Pete Rodriguez: Micaela
From I Like It Like That (Alegre, 1967)
Pedrito Ramirez y su Combo: Micaela
From 7″ (Popo, 196?)
Los Cinco De Oro: Micaela
From 7″ (Philips, 196?)
Tone Done’s Hollywood Quintent: Micaela
From 7″ (Vance, 196?)
In general, I’ve found that Latin soul/boogaloo songs are not always given to covers very well. I’m still not sure why this is – whether it’s a failing on the groups covering or something inherent to the genre but, for example, covers of Joe Cuba’s “Bang Bang” never sound as good as the original (in contrast, “El Pito” seems to go over better). However, it dawned on me recently that there’s another boogaloo classic that might disprove my casual theory: Pete Rodriguez’s “Micaela.” Not only is the song well-covered – possibly the most of his several hits – but many of the other versions are done competently, often on par with the original. I think that says something important about said original: that it’s one of those magical songs that lends itself to multiple permutations, all of which excel simply be referencing back to the original (for another example, see variations on Tito Puente’s “Oye Como Va” – a song that can be covered any which way and still sound great).
I genuinely love this song and how it sounds and have made it a pet project to track down other versions of “Micaela” in hopes of finding yet another charmer. I have to admit though, until very recently, I barely understood it since my Spanish lexicon is limited to, um, counting 1-10 and ordering from taco trucks. That great if I ever need to order “dos tacos, carne asada,” not so good for deciphering even basic songwriting en espaÃƒÂ±ol.
Luckily, I had some friends help me out and what they came up with is a translation that suggests that Rodriguez was singing about how Micaela blew him away on the dancefloor, which seems apropos for a boogaloo song. If someone has a more elaborate translation, feel free to share in the comments.
In any case, I start with Rodriguez’s original, featured on his best-selling I Like It Like That LP for Alegre. The “ooh aah” intro is just a touch too forced but it’s all about that piano montuno. Hands-down, one of the best riffs of its kind in Latin. (I’m curious if it has an antecedent…songwriters borrowed from each other all the time in this era). And then there’s the hook, “ay ay ay, Micaela se boto” – so catchy.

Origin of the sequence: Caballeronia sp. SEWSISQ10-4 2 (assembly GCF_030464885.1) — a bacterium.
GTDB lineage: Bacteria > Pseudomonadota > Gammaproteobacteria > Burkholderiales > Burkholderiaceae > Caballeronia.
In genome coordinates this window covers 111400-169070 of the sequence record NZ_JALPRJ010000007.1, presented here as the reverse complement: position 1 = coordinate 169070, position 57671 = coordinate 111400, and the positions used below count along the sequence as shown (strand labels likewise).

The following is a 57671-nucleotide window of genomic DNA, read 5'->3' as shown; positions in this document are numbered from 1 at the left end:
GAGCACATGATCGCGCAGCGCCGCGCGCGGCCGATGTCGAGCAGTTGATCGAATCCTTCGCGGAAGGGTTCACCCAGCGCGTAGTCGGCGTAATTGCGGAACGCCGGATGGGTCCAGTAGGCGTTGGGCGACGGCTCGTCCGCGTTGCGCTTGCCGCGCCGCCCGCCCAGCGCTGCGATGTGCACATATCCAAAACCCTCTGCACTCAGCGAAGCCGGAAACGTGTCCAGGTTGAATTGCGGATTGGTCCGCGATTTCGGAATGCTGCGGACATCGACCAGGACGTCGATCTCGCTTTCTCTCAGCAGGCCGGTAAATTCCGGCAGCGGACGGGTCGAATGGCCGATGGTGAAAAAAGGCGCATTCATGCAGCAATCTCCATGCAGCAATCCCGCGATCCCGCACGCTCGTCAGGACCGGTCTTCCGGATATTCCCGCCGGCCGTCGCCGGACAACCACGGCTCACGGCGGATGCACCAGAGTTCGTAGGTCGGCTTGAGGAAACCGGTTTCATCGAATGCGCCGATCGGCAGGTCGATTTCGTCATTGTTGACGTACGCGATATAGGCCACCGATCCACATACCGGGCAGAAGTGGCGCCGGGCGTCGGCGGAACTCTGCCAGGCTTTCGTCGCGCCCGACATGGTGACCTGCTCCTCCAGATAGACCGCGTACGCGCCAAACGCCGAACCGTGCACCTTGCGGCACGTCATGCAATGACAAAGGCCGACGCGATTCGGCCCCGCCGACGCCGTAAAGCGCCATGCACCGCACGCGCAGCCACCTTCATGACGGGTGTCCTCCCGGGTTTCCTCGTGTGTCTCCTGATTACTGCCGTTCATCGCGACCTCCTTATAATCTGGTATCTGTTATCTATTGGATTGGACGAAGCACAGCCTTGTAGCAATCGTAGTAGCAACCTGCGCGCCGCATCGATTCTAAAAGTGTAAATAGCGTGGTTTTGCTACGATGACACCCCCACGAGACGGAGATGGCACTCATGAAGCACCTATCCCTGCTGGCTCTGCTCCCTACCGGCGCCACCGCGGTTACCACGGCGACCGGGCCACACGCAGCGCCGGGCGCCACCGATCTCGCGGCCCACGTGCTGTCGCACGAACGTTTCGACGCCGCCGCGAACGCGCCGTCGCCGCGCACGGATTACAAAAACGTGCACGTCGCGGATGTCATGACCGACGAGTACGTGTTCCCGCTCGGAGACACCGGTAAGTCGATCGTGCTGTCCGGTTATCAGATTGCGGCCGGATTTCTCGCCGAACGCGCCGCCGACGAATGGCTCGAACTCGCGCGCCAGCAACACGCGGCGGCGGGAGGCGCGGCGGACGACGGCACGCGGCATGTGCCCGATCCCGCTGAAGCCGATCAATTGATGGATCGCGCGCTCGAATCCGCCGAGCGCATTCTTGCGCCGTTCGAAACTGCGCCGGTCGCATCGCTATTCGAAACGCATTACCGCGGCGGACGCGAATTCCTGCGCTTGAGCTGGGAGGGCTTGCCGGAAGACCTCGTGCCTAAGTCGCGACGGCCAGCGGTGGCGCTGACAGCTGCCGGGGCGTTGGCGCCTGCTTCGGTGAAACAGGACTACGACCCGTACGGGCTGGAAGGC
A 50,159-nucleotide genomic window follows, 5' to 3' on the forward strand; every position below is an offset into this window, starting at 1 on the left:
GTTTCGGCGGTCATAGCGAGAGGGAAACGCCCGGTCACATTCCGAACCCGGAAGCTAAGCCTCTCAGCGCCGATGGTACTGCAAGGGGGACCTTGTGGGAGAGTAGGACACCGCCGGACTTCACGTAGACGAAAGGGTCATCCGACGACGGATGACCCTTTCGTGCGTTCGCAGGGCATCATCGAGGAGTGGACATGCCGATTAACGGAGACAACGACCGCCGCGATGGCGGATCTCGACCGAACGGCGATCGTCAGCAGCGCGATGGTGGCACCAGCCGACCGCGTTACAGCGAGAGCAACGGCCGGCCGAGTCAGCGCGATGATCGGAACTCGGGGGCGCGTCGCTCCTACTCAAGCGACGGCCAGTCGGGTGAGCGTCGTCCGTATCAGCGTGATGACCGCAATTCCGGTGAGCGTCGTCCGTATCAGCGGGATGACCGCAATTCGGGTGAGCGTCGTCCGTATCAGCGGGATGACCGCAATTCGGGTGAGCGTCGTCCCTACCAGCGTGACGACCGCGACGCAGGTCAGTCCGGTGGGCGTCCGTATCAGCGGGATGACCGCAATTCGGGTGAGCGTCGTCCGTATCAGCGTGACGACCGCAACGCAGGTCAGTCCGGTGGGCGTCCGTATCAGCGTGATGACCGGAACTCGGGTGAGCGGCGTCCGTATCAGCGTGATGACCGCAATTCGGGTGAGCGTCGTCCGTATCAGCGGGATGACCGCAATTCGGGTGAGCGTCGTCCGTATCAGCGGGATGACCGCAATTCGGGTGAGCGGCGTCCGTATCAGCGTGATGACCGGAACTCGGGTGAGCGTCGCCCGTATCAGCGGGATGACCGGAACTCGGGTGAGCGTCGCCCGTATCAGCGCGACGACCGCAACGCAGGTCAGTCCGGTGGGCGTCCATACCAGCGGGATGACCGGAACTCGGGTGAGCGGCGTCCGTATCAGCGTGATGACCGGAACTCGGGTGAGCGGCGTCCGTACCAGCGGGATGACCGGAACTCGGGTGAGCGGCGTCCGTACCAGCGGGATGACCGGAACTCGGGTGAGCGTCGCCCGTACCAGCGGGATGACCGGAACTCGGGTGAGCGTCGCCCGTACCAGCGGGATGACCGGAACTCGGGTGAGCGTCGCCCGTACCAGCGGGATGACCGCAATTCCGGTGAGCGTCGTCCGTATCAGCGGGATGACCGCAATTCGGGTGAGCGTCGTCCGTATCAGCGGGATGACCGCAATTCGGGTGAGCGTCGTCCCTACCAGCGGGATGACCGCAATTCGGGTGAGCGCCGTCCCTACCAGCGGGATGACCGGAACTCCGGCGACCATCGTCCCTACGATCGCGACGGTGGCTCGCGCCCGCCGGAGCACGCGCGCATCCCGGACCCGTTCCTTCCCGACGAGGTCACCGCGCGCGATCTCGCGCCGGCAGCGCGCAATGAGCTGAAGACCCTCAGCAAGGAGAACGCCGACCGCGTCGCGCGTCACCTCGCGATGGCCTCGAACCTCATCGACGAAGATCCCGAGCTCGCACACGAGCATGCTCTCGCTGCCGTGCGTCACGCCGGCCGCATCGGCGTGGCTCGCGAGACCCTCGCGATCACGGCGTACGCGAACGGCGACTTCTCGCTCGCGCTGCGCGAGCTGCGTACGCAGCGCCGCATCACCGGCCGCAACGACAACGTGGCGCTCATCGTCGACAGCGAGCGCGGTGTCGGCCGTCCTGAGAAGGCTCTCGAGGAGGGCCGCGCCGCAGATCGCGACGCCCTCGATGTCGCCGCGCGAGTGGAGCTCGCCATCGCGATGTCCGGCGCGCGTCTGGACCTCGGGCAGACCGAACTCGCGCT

The Pedrito Ramirez y su Combo version is out of the Bay Area of all places, making it one of the rare West Coast Latin boogaloo cuts I know of (see below). I really like this version – it’s livelier and brighter, especially with the addition of the piccolo and greater use of coro-pregÃƒÂ³n (call-and-response). You can also hear the obvious Joe Cuba influence with the “ah ha, beep beep” chorus that opens. A great party cut and one that I play out at Boogaloo[L.A.] with much pleasure. If you like it, the one dealer I know who has copies is selling one now.
The Los Cinco De Oro version comes from Peru and is notable for at least two reasons: one, it feels much faster than the original. Had I not known better, I would have thought it was a 33 record that I accidentally put in 45 but nope, it’s supposed to be that fast. Second, it’s a very stripped down version: all piano and hand-claps and that’s practically it (save for a lil flute)! I made the mistake of playing this out at the club only to remember: oh yeah, there’s no low end to this at all. Can’t say this is my favorite but even sped-up, stripped down, with no bass…the song is still catchy.
Lastly, we come to what may be my favorite version and – damn – wouldn’t you know, it’s also the rarest of the batch? Let’s give credit where it’s due: I first read/heard this at Office Naps, which included it as part of their West Coast boogaloo series. It’s an L.A. record in fact, but one that is uber-obscure and thus, this sound file is likely the closest I’m going to come to it.
What I like about it is how it’s also stripped down but not as sparsely as the Los Cinco version – instead, Done’s Quintet keeps it to piano and some percussion and really, the song doesn’t need any more than that essence. The Ramirez is more lively but Done’s just nails what I think is the essence of the song.